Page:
Snow Pea, 'Golden Sweet'
This rare beauty comes to us from the collection at Seeds Savers Exchange. Almost worth growing for its blooms alone, the bicolor pink and purple flowers rival some sweet peas we’ve seen! The sweet and crunchy flat pods are a gorgeous lemon yellow and are best picked young, at 3”- 3.5”. Stunning in a stir-fry contrasted against dark green vegetables such as Black Tuscan Kale or in your next splendid flower arrangement! I am serious. Can't you see it? Gorgeous green vines, bicolor flowers and golden peas spilling out of a vase...Originally collected at a market in India. 6’vines.
60-70 days. UO
Packet: 1oz (~100-120 seeds)
Product Code: PEA-GS-pkt
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SOWING: Seeds can be sown as soon as the soil can be worked in the spring. Some people try to push the season even earlier by sowing in flats indoors and transplanting, but we are not those kinds of people (peas don't love to be transplanted). Direct seeding is strongly recommended. Note: fully saturated cold soil can cause big fleshy seeds like peas to rot, so waiting for a dryish spell in regions that see a lot of precipitation in the early spring (like here in the PNW) is recommended for good emergence. In our experience, purple speckled beige seeds such as this can withstand cool wet soil at germination better than more common green seeded varieties.
PLANTING DEPTH: 1/2-1"
SPACING: 6-8 seeds per linear foot (thinning further is not generally needed)
EMERGENCE: 5-14 days @ soil temp 50-75F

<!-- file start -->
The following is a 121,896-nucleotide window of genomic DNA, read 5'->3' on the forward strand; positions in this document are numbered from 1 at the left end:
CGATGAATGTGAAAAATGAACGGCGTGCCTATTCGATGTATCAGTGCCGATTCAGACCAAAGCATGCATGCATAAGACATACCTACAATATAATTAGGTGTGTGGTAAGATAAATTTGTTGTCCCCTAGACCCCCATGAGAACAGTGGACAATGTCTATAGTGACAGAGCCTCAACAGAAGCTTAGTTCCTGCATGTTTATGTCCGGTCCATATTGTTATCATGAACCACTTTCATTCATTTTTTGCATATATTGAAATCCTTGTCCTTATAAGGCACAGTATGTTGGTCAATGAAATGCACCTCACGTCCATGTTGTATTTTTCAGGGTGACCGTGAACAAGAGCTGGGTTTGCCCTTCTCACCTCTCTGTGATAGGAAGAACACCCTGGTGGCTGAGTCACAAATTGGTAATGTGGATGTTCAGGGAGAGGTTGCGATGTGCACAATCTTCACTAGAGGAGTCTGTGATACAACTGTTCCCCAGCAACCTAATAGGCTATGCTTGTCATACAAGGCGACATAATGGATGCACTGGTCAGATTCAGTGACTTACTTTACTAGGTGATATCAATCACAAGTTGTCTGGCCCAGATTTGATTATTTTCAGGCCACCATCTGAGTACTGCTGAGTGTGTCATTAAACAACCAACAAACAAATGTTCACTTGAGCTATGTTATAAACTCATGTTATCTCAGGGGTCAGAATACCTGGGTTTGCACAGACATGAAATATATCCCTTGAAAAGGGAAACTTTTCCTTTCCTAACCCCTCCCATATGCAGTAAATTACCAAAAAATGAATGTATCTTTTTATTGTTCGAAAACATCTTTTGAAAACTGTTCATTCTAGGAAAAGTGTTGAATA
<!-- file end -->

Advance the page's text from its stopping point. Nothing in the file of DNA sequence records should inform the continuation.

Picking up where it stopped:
LIGHT: Full sun to part shade
FERTILITY: Low to medium. Peas (and other legumes) are able to produce their own usable nitrogen from atmospheric nitrogen through a symbiotic relationship with bacteria that colonize specialized nodules in their roots. Too much soil fertility can cause excessive vegetative growth at the expense of pod set. High nitrogen can also produce more disease susceptible plants.
ADDITIONAL NOTES: Climbing varieties to 3' or higher should be trellised with wire fencing or hemmed in with twine stretched between vertical posts for support. Dwarf varieties can be grown in strips to "self support".
It can be quite beneficial to mix pea seed with commercially available bacterial "inoculants" to encourage the beneficial symbiotic relationship in the growing plant's root nodules, especially if growing on ground that hasn't been planted with peas before. They can increase yields and improve plant health. In gardens or fields where peas have been grown regularly, there are often adequate populations of the beneficial bacteria already present and inoculant isn't necessary.
Packet sows approx 6-8 ft